An anecdotal reference guide to fast and junk foods of Japan.
Saturday, June 23, 2007
Tokachi-Nomu-Yogurt is a mildly melony slightly yogurty cooler that hit the Family Mart stores in late June. A seasonal refresher found in the cartoned juice and milk section, it has a nice milky mouthfeel and a generally pleasant and undemanding taste. All in all, the thing that the doctor sometimes orders. It comes from the York food division of Nissin Corporation, a mega-investment industry that spends much of its time and money on branding. The package itself has a strong word-graphic that simply says "melon." A farmer's hat, a melon, and the Sapporo Clock Tower complete the image of simple old-fashioned tastes and values (even though yogurt drinks are a quite modern addition to the Japanese food landscape and the clock tower was designed by Americans in 1878). The bold and straightforward package stands out amongst the rest of the noise on the shelf. Tokachi is a region of Hokkaido that is particularly famous for its melons, the Yuubari melon (夕張メロン), being a treasured treat from the area*. Whether the melons used in this drink come from there is unimportant. By making the relation in the consumer's mind, you've got them at least thinking that they are partaking in a gourmet experience.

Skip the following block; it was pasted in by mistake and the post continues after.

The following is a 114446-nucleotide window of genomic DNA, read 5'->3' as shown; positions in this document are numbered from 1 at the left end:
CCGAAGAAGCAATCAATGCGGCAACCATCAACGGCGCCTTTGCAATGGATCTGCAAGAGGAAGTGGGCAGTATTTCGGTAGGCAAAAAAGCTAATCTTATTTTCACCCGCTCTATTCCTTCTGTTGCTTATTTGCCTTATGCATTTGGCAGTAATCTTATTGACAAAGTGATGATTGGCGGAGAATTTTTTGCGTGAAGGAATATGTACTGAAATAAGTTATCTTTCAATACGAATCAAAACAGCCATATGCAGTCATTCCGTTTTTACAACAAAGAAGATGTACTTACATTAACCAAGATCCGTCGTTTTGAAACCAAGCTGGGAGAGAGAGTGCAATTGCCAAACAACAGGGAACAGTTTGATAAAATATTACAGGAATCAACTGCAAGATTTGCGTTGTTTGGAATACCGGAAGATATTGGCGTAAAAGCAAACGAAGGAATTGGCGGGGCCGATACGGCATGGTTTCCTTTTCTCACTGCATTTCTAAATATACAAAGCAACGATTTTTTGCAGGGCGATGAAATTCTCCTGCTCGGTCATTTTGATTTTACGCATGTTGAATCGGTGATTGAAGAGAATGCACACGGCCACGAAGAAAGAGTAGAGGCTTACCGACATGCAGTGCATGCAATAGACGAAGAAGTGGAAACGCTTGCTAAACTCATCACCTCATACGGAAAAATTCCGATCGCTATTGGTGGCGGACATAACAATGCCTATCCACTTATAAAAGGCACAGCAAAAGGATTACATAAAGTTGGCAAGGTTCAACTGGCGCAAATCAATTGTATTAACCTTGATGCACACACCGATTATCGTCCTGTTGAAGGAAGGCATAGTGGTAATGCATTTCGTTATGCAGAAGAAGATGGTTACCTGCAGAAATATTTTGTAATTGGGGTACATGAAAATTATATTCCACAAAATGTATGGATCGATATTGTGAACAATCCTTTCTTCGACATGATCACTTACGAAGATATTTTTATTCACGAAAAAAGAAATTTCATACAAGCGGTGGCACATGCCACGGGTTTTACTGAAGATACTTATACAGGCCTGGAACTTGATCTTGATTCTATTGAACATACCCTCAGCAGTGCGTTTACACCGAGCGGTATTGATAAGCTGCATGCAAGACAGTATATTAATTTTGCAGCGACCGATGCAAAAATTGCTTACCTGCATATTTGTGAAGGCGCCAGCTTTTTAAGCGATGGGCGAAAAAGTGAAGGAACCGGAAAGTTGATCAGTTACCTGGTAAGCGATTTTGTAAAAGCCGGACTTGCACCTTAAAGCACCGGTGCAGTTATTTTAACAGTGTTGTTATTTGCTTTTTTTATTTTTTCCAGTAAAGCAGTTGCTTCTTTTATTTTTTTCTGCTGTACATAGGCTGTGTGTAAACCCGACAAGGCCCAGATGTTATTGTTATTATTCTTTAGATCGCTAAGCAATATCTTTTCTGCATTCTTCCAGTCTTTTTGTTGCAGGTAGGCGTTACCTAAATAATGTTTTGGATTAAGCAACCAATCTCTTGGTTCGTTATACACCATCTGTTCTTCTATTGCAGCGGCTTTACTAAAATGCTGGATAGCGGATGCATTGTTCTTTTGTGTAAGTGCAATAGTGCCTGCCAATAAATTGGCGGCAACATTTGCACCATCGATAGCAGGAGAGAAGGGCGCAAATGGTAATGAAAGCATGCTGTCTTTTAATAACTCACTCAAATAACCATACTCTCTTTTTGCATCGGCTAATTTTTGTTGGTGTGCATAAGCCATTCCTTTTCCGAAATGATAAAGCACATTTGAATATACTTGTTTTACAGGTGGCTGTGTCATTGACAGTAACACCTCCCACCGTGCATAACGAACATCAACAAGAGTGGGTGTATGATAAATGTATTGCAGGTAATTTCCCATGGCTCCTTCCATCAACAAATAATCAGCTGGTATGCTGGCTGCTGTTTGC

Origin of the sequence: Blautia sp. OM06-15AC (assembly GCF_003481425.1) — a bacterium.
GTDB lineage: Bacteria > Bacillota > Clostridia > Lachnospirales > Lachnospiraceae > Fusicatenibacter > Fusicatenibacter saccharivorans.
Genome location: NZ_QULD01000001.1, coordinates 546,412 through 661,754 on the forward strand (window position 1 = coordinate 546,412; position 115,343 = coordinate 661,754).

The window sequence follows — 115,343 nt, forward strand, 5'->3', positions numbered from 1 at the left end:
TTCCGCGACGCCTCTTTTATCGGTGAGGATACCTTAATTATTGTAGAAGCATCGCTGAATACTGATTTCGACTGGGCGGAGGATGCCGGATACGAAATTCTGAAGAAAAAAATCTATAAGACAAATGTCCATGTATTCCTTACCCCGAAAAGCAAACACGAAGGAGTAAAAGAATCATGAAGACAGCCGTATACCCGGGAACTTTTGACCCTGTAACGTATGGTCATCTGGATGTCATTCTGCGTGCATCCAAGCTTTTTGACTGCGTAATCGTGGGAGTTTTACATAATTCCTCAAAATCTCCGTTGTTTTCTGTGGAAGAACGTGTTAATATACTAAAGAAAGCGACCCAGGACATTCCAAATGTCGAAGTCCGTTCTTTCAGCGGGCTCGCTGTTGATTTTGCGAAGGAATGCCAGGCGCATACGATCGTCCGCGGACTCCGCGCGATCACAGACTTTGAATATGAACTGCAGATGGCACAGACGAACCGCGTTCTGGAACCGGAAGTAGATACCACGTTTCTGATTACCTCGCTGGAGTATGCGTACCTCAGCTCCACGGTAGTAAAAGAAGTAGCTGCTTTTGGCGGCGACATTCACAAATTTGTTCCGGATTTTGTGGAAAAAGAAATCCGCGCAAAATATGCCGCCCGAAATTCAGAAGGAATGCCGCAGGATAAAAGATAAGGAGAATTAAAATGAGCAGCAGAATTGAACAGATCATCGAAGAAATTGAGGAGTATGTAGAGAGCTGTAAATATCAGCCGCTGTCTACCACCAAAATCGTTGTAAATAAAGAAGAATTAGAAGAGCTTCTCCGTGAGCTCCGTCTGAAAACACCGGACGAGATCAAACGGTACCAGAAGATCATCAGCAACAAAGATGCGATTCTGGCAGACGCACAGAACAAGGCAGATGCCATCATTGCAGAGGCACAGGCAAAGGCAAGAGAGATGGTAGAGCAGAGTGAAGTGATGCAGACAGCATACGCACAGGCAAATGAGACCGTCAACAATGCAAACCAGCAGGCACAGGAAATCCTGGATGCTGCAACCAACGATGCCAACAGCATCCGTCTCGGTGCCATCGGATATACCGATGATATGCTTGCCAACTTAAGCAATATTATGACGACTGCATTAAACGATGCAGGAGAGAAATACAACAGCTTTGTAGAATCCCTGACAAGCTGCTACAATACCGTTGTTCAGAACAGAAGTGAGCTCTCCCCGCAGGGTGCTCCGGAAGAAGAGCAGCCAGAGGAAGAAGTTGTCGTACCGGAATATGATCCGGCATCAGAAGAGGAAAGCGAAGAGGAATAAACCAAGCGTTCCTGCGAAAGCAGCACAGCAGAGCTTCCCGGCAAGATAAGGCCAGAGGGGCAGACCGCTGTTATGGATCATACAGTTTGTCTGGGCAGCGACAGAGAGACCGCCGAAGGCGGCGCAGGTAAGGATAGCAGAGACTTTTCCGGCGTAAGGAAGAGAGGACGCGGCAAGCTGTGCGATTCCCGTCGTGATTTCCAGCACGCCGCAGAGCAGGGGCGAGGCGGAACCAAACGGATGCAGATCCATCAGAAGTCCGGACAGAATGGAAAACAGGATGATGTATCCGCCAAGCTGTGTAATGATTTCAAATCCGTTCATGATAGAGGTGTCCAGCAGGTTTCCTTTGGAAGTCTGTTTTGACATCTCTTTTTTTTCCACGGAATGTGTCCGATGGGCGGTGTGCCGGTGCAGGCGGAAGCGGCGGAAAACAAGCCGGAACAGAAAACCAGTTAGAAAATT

*In summer, at Tokyo department stores, a single melon can sometimes cost up to 20,000JPY.
Of the more ubiquitous sights in the Japanese landscape are the konbini (コンビニ) - convenience stores. 7-11, Family Mart, Lawson's and Daily Yamazaki are among the most familiar of the many konbini. For the traveler, it is often the place that is most easy to navigate for basic nutrition, cash machines and that little bit of human interaction after a long day visiting shrines and museums.
My original intent in writing this blog was to make a reference guide of konbini offerings for the foreign traveler. However, as the writing commenced and the blog took form, the anecdotal often gave way to the critical, and the referential opened doors to a historical, political, and unsentimental look at corporate food and how it invades daily life. In more ways that just the consumption of snacks and sweets.
But let us take a good look at the bittersweet! If one casts a blind eye toward that of which we are critical or disapproving, one is merely being blind. It is only with open eyes can we move forward toward the light.
Remember that when you're gobbling down some chips or stuffing some candy down your throat.